By this arrangement, logic information in the output register may be selectively accessed at a relatively high rate while simultaneously a new set of cells in the memory matrix is being addressed at a relatively slow rate. The access time of the memory matrix is relatively slow because memory arrays are designed primarily to maximize the number of memory cells per unit of chip surface area. This necessarily makes the cell size small, and hence the charge stored in the cell also is small. Therefore, detection of the small charge in an addressed cell requires difference amplifiers and clock generators, and the operation of this circuitry gives rise to a large read time. Conversely, the access time of the output register is relatively fast because it involves only full logic signals, and also less logic elements. As a specific example, a typical MOS RAM memory matrix may require some 400 nanoseconds (ns) for the small charges stored in the memory cells to be detected by the sense amplifiers and valid data to be presented on the output lines 46 after the high-order address information has been presented to the high-order address decoding circuit 14. In comparison, data may be fed from the output register through the multiplexer to the data output line at a much higher rate, such as at a 40 ns rate. Thus, to most efficiently use this RAM system, upon clocking data into the output register the next high-order address is presented to the high-order address decoding circuit 14. The data now held in the output register is selectively cycled by the multiplexer to the data output line 64 under control of the low-order address decoding circuit, while the high-order address information simultaneously selects a new set of data from the memory matrix. After selectively cycling through the information held in the output register, the transients of the sense amplifiers have settled and the next set of information held in the memory matrix will be ready to be loaded into the output register under control of clock signal applied on line 62.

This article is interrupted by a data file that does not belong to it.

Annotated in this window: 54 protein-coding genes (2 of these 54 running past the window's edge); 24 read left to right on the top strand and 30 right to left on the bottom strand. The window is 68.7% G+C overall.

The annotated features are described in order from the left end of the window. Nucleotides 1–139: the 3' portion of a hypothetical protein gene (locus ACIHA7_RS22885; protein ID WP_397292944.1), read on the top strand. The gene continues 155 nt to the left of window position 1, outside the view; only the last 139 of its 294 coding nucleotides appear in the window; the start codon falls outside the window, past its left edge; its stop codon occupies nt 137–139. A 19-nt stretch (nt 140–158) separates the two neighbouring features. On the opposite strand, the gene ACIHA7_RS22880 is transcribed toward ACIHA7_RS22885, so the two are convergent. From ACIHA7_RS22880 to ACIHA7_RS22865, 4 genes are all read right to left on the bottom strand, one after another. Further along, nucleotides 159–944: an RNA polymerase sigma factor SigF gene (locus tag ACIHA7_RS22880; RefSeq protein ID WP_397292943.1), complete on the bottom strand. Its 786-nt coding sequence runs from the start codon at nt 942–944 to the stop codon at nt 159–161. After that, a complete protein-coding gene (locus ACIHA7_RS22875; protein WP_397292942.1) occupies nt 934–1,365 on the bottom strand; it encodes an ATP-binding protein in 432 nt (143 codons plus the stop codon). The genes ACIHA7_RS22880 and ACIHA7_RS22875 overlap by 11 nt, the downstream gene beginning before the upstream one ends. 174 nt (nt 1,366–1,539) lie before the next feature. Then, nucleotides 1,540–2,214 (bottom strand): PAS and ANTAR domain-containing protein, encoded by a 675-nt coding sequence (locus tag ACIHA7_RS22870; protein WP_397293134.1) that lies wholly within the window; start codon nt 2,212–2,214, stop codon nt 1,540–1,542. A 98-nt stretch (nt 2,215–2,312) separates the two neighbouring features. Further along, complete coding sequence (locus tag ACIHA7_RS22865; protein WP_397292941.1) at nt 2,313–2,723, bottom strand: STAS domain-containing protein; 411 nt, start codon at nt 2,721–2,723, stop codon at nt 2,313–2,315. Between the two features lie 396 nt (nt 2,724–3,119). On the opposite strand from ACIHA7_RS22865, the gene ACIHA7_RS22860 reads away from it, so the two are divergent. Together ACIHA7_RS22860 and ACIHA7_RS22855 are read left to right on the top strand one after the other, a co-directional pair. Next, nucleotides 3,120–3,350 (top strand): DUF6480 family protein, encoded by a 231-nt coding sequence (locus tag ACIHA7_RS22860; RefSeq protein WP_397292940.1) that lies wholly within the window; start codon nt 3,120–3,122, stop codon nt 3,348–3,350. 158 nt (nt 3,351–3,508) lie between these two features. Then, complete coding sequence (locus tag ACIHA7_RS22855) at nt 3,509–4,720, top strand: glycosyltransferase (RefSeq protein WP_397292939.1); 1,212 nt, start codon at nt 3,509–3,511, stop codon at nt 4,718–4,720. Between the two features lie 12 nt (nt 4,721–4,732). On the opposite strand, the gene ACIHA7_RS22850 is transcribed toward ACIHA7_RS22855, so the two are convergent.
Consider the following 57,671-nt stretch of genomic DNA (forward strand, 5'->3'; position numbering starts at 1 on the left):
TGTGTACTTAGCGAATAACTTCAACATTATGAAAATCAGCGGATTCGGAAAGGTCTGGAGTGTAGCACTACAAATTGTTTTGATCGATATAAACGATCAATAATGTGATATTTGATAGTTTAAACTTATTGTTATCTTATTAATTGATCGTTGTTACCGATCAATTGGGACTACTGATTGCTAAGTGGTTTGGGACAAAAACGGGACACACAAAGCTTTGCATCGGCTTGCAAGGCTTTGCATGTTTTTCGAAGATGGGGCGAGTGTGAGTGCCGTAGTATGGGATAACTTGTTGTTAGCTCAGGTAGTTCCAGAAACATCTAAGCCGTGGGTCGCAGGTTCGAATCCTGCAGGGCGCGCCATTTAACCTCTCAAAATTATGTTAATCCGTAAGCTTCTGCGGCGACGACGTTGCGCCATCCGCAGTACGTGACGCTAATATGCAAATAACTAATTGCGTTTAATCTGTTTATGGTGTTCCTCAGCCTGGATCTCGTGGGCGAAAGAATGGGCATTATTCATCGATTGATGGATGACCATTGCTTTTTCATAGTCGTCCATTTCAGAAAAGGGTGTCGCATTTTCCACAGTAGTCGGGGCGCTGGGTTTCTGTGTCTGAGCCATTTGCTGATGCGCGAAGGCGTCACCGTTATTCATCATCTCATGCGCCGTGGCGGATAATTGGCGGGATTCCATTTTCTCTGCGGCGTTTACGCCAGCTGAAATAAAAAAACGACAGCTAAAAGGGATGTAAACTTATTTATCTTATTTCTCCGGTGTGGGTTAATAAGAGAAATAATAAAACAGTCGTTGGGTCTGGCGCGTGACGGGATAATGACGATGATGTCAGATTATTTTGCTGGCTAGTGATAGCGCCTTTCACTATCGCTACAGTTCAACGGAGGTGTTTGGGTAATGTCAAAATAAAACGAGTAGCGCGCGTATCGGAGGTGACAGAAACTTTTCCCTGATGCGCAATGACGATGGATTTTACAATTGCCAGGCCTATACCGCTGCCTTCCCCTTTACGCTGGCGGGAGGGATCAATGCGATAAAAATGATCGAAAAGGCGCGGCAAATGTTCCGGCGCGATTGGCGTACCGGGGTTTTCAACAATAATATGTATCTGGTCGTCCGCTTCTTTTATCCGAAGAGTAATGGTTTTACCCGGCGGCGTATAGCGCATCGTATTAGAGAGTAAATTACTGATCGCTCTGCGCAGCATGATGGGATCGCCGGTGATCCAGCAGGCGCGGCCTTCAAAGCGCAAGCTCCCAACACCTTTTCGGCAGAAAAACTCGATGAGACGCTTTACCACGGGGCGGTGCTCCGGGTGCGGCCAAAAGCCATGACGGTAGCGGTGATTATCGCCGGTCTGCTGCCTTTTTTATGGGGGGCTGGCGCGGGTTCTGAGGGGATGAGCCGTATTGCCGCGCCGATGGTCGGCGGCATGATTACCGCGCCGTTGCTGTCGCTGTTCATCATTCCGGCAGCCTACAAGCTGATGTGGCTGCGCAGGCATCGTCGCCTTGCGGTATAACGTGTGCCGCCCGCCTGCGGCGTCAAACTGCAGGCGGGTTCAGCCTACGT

Clearly such a RAM architecture is highly useful when it is desired to rapidly sequence in a random fashion through selected blocks of data stored in a RAM. For example, a program of instructions may loop within such blocks of a 40 ns rate, and branch between blocks of a 400 ns rate. It is also useful in a number of other situations in which selected groups of digital information are required to be used, for example as a data buffer for an input/output (I/O) device.